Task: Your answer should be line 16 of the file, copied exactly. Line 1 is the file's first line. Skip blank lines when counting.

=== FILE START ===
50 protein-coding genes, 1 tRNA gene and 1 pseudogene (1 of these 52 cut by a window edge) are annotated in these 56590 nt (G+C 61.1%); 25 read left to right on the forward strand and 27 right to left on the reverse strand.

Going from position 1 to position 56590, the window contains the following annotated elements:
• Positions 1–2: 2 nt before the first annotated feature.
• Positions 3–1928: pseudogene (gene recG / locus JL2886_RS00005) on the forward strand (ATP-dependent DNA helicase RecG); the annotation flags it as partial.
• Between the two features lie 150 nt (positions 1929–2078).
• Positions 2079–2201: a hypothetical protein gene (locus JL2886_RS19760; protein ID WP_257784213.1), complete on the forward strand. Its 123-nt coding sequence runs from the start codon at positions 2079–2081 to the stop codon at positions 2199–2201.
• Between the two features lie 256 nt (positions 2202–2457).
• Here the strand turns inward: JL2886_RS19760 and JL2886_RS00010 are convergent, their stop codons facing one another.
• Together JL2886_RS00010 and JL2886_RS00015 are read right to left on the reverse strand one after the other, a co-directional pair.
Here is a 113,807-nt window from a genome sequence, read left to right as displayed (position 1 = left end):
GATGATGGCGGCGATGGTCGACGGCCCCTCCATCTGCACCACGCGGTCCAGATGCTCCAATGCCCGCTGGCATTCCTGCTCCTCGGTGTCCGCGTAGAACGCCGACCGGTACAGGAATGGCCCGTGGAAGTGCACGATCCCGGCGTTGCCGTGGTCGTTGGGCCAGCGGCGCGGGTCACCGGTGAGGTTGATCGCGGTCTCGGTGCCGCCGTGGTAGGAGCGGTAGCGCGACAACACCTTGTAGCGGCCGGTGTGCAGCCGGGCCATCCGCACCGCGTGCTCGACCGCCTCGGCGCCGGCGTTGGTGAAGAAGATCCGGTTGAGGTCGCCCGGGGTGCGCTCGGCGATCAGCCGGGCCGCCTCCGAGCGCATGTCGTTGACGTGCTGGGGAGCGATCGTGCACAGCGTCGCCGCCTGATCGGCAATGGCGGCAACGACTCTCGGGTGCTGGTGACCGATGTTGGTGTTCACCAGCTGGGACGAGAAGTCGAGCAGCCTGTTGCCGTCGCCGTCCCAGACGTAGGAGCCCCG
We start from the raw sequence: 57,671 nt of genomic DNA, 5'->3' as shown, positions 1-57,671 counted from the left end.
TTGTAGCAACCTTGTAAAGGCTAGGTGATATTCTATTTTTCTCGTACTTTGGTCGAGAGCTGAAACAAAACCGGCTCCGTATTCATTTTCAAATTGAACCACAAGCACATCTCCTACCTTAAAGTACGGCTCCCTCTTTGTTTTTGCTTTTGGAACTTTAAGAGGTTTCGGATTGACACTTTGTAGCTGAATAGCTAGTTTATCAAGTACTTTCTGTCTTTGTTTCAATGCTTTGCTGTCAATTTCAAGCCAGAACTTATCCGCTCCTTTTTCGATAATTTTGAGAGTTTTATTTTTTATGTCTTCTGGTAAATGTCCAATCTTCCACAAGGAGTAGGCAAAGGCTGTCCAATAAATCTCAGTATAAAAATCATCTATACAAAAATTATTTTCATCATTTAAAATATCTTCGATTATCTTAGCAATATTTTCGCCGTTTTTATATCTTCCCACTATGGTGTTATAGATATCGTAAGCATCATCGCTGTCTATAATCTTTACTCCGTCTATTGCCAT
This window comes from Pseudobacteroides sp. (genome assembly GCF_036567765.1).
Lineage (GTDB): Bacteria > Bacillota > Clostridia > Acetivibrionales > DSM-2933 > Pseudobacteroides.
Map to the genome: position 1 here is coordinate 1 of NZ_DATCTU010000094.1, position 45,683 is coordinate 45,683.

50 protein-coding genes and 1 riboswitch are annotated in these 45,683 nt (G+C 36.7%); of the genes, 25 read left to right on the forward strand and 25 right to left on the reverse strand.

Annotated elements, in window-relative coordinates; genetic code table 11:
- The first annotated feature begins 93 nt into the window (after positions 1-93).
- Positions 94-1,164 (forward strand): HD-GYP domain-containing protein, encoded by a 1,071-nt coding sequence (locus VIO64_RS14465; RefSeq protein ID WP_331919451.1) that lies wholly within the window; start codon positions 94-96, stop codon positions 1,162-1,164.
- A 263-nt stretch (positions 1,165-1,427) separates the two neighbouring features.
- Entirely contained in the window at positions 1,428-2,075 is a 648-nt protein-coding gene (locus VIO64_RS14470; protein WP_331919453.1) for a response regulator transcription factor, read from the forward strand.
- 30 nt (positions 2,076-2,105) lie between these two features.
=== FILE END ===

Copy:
Map to the genome: position 1 here is coordinate 1 of NZ_DATCTU010000094.1, position 45,683 is coordinate 45,683.